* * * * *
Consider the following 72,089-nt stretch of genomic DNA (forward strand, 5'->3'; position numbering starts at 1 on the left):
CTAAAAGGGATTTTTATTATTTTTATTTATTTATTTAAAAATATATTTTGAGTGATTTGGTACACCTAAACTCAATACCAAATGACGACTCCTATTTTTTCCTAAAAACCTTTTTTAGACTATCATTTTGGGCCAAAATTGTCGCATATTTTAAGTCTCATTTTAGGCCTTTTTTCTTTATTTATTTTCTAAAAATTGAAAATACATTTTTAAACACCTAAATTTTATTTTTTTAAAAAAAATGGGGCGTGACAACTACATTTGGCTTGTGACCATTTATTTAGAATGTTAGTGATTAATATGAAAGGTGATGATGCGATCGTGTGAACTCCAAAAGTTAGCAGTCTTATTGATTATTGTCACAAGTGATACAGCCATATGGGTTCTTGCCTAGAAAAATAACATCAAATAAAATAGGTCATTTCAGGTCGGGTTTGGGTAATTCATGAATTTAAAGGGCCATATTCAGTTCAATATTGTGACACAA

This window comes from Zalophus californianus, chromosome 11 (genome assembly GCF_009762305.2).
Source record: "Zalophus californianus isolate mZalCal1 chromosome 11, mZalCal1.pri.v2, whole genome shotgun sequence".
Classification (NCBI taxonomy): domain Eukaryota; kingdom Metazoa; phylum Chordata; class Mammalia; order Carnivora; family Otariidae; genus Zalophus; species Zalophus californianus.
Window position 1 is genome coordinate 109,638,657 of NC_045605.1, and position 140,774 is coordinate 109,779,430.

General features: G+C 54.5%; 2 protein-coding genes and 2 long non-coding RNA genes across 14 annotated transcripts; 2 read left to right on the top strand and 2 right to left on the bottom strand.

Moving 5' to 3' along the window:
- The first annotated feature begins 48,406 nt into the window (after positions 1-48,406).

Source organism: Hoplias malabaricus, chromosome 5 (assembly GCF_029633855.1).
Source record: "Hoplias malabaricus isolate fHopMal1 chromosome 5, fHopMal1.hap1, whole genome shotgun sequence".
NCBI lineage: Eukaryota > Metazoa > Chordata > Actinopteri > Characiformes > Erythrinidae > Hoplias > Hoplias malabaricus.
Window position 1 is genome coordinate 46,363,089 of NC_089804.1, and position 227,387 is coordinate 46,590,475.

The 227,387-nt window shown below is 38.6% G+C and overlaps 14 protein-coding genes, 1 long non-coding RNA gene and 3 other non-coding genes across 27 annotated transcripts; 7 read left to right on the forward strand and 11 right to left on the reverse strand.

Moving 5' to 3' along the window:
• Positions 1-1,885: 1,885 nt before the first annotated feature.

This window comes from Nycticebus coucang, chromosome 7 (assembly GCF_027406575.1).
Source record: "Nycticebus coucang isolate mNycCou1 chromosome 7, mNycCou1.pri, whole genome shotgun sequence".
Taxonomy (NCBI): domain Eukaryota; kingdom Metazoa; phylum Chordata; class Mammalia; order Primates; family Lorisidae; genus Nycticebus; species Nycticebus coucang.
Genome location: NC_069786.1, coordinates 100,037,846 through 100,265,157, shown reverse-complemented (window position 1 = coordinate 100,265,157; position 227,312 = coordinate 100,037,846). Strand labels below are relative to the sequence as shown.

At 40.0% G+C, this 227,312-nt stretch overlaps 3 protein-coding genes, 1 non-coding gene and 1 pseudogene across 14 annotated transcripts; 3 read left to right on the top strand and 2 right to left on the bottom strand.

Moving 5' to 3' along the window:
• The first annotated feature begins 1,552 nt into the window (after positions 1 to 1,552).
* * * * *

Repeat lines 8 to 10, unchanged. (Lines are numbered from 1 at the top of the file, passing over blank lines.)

Moving 5' to 3' along the window:
- The first annotated feature begins 48,406 nt into the window (after positions 1-48,406).

Source organism: Hoplias malabaricus, chromosome 5 (assembly GCF_029633855.1).